Ask your dentist what they can do to help your reduce the frequency of your migraine! Many times it is as simple as decompression of the TMJ which can be done easily with a properly designed nightguard. There are numerous treatments associated with aiding in migraine reduction that can vary from aligning your teeth properly, so you’re utilizing both sides evenly and simultaneously, to craniofacial growth to remodel the TMJ and increase your airway to allow for physiological solutions that will improve your oral health and reduce your migraine frequency and severity. Improving your oral health can help with the migraines!

Nasal Breathing Vs. Mouth Breathing – Which is Better?

Humans are obligatory nasal breathers. Nasal Breathing is essential for our oral health and overall health. Nasal breathing helps humidify, filter and warm the air prior to getting to our lungs to make the air optimal for absorption. Furthermore, nasal breathing releases nitric oxide which is important in our immune response and vasoregulation. Nasal breathing allows us to utilize our entire lung capacity while mouth breathing only allows us to use the top two thirds of our lungs. Nasal breathing helps drive the parasympathetic nervous system which allows our body’s to rest, restore and digest. Nasal breathing can increase the amount of oxygen in our bloodstream by as much as 20%

Mouth breathing dries out our mouth causing xerostomia. Xerostomia is the number one predictor of tooth decay (cavities), periodontal disease (gum disease), and bad breath. Mouth breathing significantly increases your chances of snoring and developing obstructive sleep apnea. Mouth breathing has been connected to anxiety, asthma, poorer athletic performance, chronic fatigue and can exacerbate ADHD.

Check in with yourself a couple times a day to make sure your lips are closed and you are breathing silently in and out through your nose. This will help keep your mouth healthier and your body healthier. Can’t breathe through your nose? Contact us to see ways we can help transform your breathing to improve your oral health and your overall health!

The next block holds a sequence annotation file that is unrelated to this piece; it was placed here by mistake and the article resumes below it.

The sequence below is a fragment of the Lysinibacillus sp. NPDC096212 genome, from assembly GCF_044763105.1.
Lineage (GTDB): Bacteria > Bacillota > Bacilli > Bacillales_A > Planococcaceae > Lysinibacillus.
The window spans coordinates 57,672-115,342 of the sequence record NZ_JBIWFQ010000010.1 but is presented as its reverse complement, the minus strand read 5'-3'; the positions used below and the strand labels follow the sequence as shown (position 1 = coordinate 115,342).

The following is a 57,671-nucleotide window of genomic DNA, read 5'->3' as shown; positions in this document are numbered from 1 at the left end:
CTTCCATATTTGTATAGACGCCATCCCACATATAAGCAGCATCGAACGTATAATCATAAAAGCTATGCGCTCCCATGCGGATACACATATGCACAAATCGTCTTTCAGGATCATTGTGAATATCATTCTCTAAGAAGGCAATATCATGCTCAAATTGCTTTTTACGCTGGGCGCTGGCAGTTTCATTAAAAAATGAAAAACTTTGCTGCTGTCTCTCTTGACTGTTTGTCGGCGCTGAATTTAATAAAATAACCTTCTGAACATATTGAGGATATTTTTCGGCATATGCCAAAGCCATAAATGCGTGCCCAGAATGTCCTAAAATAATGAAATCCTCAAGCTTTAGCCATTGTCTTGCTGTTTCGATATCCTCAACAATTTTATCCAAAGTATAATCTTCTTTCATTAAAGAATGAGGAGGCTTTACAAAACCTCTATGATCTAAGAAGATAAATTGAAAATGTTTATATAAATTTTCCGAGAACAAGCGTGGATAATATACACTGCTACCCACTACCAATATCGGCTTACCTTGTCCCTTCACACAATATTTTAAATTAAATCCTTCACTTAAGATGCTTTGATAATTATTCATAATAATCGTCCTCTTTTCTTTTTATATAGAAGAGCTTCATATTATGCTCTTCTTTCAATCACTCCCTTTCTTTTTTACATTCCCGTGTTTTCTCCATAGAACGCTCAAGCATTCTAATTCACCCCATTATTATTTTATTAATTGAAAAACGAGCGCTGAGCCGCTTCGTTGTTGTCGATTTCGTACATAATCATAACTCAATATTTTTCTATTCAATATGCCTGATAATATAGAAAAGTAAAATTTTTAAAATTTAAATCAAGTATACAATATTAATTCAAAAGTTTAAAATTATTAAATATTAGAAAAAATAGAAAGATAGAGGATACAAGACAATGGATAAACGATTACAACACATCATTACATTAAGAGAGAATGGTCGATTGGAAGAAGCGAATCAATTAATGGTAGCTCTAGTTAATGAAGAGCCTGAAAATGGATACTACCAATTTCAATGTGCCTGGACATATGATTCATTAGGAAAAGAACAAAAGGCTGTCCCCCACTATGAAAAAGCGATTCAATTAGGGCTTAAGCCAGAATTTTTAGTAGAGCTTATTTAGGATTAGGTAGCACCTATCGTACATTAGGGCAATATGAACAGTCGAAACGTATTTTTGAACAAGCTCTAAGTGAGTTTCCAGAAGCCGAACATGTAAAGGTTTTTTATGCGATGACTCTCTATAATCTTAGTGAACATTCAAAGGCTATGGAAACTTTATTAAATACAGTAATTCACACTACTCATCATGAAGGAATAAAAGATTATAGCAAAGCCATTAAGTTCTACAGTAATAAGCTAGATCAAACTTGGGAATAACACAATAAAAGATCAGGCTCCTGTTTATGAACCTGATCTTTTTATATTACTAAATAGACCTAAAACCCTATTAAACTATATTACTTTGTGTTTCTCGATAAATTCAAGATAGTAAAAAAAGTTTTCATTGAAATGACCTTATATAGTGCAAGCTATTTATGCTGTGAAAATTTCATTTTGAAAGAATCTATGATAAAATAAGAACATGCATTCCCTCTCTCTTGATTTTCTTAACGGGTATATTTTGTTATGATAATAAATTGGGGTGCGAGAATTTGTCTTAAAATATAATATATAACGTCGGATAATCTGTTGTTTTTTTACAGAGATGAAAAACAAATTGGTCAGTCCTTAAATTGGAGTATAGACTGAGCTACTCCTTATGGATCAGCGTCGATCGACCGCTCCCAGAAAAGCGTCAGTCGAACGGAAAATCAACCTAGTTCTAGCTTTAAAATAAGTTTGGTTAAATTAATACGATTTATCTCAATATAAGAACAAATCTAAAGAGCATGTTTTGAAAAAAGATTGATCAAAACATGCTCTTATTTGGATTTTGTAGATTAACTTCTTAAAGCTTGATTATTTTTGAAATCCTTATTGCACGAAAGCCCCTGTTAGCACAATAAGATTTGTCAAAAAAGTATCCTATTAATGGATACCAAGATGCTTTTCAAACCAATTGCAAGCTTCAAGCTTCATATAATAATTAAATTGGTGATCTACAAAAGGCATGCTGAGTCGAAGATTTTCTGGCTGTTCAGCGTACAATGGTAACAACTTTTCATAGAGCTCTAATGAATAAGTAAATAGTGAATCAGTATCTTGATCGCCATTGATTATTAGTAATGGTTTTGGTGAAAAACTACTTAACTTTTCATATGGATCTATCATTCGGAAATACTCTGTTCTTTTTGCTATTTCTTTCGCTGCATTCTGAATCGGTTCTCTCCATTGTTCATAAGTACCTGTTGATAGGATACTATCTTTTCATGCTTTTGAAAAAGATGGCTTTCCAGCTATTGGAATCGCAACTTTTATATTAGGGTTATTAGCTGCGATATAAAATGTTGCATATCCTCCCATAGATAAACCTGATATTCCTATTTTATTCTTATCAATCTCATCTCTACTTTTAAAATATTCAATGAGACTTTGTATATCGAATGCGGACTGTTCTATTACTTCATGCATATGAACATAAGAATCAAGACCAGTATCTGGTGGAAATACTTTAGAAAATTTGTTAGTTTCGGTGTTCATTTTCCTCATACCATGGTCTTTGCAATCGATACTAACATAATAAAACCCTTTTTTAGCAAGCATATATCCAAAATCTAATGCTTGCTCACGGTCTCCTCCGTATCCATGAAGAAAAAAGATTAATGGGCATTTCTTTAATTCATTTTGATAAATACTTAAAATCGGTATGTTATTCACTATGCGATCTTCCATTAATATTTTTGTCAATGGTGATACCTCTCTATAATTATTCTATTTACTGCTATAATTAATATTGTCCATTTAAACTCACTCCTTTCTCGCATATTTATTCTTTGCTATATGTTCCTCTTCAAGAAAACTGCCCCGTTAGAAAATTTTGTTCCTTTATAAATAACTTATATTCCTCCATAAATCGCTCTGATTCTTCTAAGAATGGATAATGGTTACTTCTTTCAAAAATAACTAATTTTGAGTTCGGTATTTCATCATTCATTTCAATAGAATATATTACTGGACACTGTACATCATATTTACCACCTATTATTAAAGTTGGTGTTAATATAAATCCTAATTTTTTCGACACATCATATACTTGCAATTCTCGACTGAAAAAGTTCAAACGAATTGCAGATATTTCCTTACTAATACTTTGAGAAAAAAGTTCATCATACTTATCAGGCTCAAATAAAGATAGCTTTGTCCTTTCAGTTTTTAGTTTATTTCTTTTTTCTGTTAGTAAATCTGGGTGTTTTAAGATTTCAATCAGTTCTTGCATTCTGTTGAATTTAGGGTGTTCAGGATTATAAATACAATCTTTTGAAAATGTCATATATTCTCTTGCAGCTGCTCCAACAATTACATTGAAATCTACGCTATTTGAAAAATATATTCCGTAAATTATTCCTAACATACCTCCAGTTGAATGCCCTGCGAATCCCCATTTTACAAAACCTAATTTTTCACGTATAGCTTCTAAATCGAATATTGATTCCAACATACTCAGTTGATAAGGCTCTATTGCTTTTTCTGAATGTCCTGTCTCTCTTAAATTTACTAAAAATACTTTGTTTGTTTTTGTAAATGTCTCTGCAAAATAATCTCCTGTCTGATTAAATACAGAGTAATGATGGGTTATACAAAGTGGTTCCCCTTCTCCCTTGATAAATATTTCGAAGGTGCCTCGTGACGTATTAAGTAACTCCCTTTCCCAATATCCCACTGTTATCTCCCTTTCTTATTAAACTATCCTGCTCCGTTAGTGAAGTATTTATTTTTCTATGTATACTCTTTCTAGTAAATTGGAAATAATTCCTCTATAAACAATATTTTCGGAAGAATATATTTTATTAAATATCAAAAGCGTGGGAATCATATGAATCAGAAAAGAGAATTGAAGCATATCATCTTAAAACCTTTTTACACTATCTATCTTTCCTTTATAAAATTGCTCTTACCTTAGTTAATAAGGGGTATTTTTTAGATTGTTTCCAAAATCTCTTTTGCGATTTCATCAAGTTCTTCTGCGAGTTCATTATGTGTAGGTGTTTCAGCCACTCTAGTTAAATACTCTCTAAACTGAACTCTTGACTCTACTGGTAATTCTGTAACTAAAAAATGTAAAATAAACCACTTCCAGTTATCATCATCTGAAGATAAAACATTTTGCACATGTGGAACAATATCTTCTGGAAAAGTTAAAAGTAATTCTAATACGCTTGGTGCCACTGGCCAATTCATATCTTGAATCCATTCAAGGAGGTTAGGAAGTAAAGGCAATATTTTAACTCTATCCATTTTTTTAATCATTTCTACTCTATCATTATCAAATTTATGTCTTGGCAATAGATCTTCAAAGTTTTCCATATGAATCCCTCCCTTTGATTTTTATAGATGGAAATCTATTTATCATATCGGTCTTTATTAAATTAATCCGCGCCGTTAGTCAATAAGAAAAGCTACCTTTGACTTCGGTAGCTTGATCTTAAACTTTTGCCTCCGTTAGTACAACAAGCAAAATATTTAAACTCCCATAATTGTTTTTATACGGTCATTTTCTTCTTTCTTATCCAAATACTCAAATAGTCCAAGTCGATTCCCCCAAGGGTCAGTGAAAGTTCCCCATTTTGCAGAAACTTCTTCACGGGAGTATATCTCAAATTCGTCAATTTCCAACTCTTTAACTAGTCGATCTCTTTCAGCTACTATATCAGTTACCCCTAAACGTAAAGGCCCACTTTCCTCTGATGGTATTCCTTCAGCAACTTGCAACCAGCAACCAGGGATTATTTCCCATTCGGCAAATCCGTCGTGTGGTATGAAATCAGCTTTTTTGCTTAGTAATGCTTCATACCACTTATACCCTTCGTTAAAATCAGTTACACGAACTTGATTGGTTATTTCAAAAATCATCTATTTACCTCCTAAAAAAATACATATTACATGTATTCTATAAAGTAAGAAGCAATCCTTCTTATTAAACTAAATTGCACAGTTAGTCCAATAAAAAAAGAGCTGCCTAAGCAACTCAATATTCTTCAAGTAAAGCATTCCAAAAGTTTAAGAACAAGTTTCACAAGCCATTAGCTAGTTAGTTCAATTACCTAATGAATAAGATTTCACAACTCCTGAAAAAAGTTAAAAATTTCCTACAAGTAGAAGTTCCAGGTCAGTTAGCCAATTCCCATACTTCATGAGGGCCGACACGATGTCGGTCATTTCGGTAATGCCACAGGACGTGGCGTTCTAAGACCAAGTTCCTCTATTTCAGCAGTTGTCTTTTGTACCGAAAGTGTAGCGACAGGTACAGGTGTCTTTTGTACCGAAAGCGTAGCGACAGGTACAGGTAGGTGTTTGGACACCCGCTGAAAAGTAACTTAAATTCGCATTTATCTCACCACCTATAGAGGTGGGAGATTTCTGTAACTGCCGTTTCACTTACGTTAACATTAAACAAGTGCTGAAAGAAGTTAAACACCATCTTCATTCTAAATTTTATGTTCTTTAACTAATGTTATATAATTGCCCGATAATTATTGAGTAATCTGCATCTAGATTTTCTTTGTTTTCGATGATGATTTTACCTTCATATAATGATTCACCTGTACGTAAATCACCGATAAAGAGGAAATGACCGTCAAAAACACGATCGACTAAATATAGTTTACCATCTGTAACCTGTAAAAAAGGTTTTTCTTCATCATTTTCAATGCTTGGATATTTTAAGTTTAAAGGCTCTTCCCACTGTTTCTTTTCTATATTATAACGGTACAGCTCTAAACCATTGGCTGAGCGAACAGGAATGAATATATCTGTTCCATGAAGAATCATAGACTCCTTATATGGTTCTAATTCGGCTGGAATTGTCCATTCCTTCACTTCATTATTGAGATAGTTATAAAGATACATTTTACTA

Read About our Office Prevention Tips in the NY Times!

A Dentist Sees More Cracked Teeth. What’s Going On?

When I reopened my dental practice in early June, the tooth fractures started coming in: at least one a day, every single day that I’ve been in the office.


By Tammy Chen, D.D.S.

“How’s your dental practice?” a friend of mine asked, brow furrowed, concern evident on her face.

I’ve seen this look a lot recently. Since the onset of the pandemic, with a citywide shutdown and social distancing measures firmly entrenched, more than a handful of friends and family members have presumed I must be on the brink of closing. But I let her know that I am busier than ever.

“Really?” she asked. “How’s that possible?”

“I’ve seen more tooth fractures in the last six weeks than in the previous six years,” I explained.

Unfortunately, that’s no exaggeration.

I closed my midtown Manhattan practice to all but dental emergencies in mid-March, in line with American Dental Association guidelines and state government mandate. Almost immediately, I noticed an uptick in phone calls: jaw pain, tooth sensitivity, achiness in the cheeks, migraines. Most of these patients I effectively treated via telemedicine.

But when I reopened my practice in early June, the fractures started coming in: at least one a day, every single day that I’ve been in the office. On average, I’m seeing three to four; the bad days are six-plus fractures.

What’s going on?

One obvious answer is stress. From Covid-induced nightmares to “doomsurfing” to “coronaphobia,” it’s no secret that pandemic-related anxiety is affecting our collective mental health. That stress, in turn, leads to clenching and grinding, which can damage the teeth.

But more specifically, the surge I’m seeing in tooth trauma may be a result of two additional factors.

First, an unprecedented number of Americans are suddenly working from home, often wherever they can cobble together a makeshift workstation: on the sofa, perched on a barstool, tucked into a corner of the kitchen counter. The awkward body positions that ensue can cause us to hunch our shoulders forward, curving the spine into something resembling a C-shape.

If you’re wondering why a dentist cares about ergonomics, the simple truth is that poor posture during the day can translate into a grinding problem at night.